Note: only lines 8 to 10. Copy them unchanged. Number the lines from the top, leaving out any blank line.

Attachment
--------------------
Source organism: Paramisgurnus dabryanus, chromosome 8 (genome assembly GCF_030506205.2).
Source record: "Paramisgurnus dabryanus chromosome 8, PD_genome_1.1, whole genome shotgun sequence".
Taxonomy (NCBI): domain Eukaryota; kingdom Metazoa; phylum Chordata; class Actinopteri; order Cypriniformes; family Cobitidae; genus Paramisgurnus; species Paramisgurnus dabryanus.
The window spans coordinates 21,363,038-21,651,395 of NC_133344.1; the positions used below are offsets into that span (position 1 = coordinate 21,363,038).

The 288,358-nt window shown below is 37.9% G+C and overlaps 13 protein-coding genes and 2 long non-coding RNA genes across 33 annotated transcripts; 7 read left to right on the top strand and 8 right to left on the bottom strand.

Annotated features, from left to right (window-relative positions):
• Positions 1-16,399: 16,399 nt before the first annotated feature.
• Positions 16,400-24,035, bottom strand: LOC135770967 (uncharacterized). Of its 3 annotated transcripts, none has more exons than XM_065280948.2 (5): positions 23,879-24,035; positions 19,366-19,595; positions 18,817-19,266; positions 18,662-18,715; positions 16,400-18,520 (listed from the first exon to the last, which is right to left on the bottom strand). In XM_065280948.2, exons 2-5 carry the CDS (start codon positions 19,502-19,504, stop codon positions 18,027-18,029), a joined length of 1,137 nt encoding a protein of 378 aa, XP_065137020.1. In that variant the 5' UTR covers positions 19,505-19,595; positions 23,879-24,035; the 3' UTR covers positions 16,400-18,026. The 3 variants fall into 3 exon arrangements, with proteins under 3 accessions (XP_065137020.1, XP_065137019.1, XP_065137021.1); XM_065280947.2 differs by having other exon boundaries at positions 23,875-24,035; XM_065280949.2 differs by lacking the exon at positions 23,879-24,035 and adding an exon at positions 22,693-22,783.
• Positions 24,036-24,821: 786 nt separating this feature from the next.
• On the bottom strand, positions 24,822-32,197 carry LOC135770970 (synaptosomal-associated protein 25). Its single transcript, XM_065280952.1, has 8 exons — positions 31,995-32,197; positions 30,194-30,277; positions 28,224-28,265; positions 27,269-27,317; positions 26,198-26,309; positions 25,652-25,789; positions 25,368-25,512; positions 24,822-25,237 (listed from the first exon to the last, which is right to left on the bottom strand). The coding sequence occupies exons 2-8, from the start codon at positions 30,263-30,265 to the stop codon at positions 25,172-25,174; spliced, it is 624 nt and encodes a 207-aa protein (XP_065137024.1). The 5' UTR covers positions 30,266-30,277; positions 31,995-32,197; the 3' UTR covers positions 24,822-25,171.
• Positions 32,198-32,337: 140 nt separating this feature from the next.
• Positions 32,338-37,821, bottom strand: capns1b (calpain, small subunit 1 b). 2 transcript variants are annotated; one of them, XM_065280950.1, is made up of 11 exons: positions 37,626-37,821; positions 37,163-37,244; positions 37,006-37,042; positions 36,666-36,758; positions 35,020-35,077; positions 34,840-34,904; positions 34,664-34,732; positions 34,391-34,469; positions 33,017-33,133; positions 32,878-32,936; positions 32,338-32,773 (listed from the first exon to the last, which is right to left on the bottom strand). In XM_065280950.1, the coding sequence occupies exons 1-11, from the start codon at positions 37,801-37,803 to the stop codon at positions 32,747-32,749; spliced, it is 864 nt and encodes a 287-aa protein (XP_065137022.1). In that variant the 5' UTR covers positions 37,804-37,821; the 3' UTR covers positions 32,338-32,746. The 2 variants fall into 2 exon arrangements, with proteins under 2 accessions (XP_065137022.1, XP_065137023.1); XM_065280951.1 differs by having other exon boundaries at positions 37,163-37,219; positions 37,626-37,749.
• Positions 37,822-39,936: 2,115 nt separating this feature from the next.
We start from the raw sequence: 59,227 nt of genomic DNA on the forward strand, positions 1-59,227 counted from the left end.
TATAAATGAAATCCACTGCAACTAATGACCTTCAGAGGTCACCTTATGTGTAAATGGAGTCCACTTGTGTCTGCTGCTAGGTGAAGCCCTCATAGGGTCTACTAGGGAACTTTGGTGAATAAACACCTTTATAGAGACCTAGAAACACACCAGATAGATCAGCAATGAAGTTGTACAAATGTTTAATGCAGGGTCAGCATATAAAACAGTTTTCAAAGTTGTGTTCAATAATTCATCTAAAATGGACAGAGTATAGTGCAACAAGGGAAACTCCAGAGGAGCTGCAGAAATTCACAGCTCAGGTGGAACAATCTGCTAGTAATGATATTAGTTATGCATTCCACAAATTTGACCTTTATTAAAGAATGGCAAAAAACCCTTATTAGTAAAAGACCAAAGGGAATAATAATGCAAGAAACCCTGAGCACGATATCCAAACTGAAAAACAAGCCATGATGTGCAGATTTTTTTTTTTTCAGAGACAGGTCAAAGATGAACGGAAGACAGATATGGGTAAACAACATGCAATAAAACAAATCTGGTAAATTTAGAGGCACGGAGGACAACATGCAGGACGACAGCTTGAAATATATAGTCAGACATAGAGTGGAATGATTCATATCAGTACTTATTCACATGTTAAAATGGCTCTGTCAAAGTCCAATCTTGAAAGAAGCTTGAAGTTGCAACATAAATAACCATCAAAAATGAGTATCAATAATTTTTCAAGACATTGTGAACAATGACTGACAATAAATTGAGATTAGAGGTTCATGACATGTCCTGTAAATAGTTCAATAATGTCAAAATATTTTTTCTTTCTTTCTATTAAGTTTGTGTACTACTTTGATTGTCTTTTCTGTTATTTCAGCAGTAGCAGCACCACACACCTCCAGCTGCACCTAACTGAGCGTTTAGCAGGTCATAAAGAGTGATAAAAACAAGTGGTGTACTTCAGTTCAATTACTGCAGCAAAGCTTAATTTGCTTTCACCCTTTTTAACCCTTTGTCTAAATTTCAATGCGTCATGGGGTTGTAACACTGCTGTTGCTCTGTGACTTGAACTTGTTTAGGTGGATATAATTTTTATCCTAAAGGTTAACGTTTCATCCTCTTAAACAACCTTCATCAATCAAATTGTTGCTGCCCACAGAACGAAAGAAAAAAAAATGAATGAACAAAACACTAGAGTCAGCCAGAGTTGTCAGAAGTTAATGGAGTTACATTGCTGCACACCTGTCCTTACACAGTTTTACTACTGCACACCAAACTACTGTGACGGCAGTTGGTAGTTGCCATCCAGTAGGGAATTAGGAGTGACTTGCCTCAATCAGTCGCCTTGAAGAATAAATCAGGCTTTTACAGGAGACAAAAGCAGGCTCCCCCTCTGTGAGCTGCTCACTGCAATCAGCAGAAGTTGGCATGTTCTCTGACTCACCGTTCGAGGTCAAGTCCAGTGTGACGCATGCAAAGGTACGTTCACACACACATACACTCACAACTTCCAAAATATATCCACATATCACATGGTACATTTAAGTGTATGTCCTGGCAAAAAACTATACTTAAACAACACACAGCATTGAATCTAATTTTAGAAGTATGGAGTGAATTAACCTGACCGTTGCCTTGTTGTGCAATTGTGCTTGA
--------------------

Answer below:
• Positions 16,400-24,035, bottom strand: LOC135770967 (uncharacterized). Of its 3 annotated transcripts, none has more exons than XM_065280948.2 (5): positions 23,879-24,035; positions 19,366-19,595; positions 18,817-19,266; positions 18,662-18,715; positions 16,400-18,520 (listed from the first exon to the last, which is right to left on the bottom strand). In XM_065280948.2, exons 2-5 carry the CDS (start codon positions 19,502-19,504, stop codon positions 18,027-18,029), a joined length of 1,137 nt encoding a protein of 378 aa, XP_065137020.1. In that variant the 5' UTR covers positions 19,505-19,595; positions 23,879-24,035; the 3' UTR covers positions 16,400-18,026. The 3 variants fall into 3 exon arrangements, with proteins under 3 accessions (XP_065137020.1, XP_065137019.1, XP_065137021.1); XM_065280947.2 differs by having other exon boundaries at positions 23,875-24,035; XM_065280949.2 differs by lacking the exon at positions 23,879-24,035 and adding an exon at positions 22,693-22,783.
• Positions 24,036-24,821: 786 nt separating this feature from the next.
• On the bottom strand, positions 24,822-32,197 carry LOC135770970 (synaptosomal-associated protein 25). Its single transcript, XM_065280952.1, has 8 exons — positions 31,995-32,197; positions 30,194-30,277; positions 28,224-28,265; positions 27,269-27,317; positions 26,198-26,309; positions 25,652-25,789; positions 25,368-25,512; positions 24,822-25,237 (listed from the first exon to the last, which is right to left on the bottom strand). The coding sequence occupies exons 2-8, from the start codon at positions 30,263-30,265 to the stop codon at positions 25,172-25,174; spliced, it is 624 nt and encodes a 207-aa protein (XP_065137024.1). The 5' UTR covers positions 30,266-30,277; positions 31,995-32,197; the 3' UTR covers positions 24,822-25,171.